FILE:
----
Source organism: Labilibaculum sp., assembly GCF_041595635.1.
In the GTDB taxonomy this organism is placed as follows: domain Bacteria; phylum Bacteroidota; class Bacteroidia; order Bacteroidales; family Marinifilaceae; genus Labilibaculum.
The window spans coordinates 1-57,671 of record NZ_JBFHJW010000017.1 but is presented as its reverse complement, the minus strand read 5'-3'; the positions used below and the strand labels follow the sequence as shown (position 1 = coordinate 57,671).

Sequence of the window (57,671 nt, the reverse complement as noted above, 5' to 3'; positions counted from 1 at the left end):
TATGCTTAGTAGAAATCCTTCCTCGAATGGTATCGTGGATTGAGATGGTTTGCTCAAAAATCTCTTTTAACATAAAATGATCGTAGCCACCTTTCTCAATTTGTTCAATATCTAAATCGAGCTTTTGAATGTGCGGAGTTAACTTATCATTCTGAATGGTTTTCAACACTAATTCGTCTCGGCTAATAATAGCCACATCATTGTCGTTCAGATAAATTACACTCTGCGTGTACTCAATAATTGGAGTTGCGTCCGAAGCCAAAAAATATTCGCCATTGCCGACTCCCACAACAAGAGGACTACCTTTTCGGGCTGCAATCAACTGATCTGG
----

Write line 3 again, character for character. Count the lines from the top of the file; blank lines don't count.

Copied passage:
The window spans coordinates 1-57,671 of record NZ_JBFHJW010000017.1 but is presented as its reverse complement, the minus strand read 5'-3'; the positions used below and the strand labels follow the sequence as shown (position 1 = coordinate 57,671).